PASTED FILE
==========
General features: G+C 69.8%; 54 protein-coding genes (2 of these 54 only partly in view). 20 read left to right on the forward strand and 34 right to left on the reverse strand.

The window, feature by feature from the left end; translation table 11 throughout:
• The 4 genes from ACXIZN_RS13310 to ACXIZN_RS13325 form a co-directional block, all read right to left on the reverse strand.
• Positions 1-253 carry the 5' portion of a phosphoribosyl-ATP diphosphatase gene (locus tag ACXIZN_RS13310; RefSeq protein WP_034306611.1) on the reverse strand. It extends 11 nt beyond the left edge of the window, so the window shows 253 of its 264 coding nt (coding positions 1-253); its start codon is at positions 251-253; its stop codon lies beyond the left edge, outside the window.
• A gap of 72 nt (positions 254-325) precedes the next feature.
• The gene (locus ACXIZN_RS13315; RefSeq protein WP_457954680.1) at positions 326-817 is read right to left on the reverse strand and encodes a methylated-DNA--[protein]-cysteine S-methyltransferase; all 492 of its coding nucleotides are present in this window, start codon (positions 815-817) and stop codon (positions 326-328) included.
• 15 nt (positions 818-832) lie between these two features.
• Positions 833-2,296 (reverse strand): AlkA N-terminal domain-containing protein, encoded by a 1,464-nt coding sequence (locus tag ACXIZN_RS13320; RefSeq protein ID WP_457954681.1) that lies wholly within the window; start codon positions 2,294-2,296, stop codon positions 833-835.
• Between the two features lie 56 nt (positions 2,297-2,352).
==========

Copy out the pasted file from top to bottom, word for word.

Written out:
General features: G+C 69.8%; 54 protein-coding genes (2 of these 54 only partly in view). 20 read left to right on the forward strand and 34 right to left on the reverse strand.

The window, feature by feature from the left end; translation table 11 throughout:
• The 4 genes from ACXIZN_RS13310 to ACXIZN_RS13325 form a co-directional block, all read right to left on the reverse strand.
• Positions 1-253 carry the 5' portion of a phosphoribosyl-ATP diphosphatase gene (locus tag ACXIZN_RS13310; RefSeq protein WP_034306611.1) on the reverse strand. It extends 11 nt beyond the left edge of the window, so the window shows 253 of its 264 coding nt (coding positions 1-253); its start codon is at positions 251-253; its stop codon lies beyond the left edge, outside the window.
• A gap of 72 nt (positions 254-325) precedes the next feature.
• The gene (locus ACXIZN_RS13315; RefSeq protein WP_457954680.1) at positions 326-817 is read right to left on the reverse strand and encodes a methylated-DNA--[protein]-cysteine S-methyltransferase; all 492 of its coding nucleotides are present in this window, start codon (positions 815-817) and stop codon (positions 326-328) included.
• 15 nt (positions 818-832) lie between these two features.
• Positions 833-2,296 (reverse strand): AlkA N-terminal domain-containing protein, encoded by a 1,464-nt coding sequence (locus tag ACXIZN_RS13320; RefSeq protein ID WP_457954681.1) that lies wholly within the window; start codon positions 2,294-2,296, stop codon positions 833-835.
• Between the two features lie 56 nt (positions 2,297-2,352).